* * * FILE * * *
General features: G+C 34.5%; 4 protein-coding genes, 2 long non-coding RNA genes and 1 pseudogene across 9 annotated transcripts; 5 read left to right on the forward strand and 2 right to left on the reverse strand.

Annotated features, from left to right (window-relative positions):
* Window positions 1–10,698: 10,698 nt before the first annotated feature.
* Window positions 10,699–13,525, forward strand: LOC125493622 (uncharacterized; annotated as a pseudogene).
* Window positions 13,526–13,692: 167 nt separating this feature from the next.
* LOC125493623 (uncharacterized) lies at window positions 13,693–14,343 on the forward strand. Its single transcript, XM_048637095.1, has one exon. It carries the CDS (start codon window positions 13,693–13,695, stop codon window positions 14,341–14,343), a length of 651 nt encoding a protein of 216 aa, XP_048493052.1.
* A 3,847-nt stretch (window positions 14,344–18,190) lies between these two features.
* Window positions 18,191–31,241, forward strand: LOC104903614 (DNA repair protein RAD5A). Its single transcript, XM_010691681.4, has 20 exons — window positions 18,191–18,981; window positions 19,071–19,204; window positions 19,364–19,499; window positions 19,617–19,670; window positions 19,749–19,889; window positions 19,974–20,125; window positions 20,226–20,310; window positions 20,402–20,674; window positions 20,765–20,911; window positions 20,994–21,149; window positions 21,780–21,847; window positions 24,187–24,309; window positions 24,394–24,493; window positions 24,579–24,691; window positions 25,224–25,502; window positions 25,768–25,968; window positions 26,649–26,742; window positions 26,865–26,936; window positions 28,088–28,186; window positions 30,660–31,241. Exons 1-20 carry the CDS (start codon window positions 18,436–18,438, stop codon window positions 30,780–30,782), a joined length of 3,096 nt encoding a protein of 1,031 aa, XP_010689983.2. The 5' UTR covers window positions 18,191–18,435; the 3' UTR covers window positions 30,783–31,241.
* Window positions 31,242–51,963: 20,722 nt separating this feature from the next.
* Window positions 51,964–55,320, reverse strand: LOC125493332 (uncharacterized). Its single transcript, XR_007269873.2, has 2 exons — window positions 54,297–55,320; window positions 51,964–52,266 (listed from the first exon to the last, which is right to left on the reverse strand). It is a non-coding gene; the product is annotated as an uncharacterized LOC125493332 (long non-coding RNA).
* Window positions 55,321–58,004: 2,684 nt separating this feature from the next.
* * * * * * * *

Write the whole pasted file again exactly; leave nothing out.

General features: G+C 34.5%; 4 protein-coding genes, 2 long non-coding RNA genes and 1 pseudogene across 9 annotated transcripts; 5 read left to right on the forward strand and 2 right to left on the reverse strand.

Annotated features, from left to right (window-relative positions):
* Window positions 1–10,698: 10,698 nt before the first annotated feature.
* Window positions 10,699–13,525, forward strand: LOC125493622 (uncharacterized; annotated as a pseudogene).
* Window positions 13,526–13,692: 167 nt separating this feature from the next.
* LOC125493623 (uncharacterized) lies at window positions 13,693–14,343 on the forward strand. Its single transcript, XM_048637095.1, has one exon. It carries the CDS (start codon window positions 13,693–13,695, stop codon window positions 14,341–14,343), a length of 651 nt encoding a protein of 216 aa, XP_048493052.1.
* A 3,847-nt stretch (window positions 14,344–18,190) lies between these two features.
* Window positions 18,191–31,241, forward strand: LOC104903614 (DNA repair protein RAD5A). Its single transcript, XM_010691681.4, has 20 exons — window positions 18,191–18,981; window positions 19,071–19,204; window positions 19,364–19,499; window positions 19,617–19,670; window positions 19,749–19,889; window positions 19,974–20,125; window positions 20,226–20,310; window positions 20,402–20,674; window positions 20,765–20,911; window positions 20,994–21,149; window positions 21,780–21,847; window positions 24,187–24,309; window positions 24,394–24,493; window positions 24,579–24,691; window positions 25,224–25,502; window positions 25,768–25,968; window positions 26,649–26,742; window positions 26,865–26,936; window positions 28,088–28,186; window positions 30,660–31,241. Exons 1-20 carry the CDS (start codon window positions 18,436–18,438, stop codon window positions 30,780–30,782), a joined length of 3,096 nt encoding a protein of 1,031 aa, XP_010689983.2. The 5' UTR covers window positions 18,191–18,435; the 3' UTR covers window positions 30,783–31,241.
* Window positions 31,242–51,963: 20,722 nt separating this feature from the next.
* Window positions 51,964–55,320, reverse strand: LOC125493332 (uncharacterized). Its single transcript, XR_007269873.2, has 2 exons — window positions 54,297–55,320; window positions 51,964–52,266 (listed from the first exon to the last, which is right to left on the reverse strand). It is a non-coding gene; the product is annotated as an uncharacterized LOC125493332 (long non-coding RNA).
* Window positions 55,321–58,004: 2,684 nt separating this feature from the next.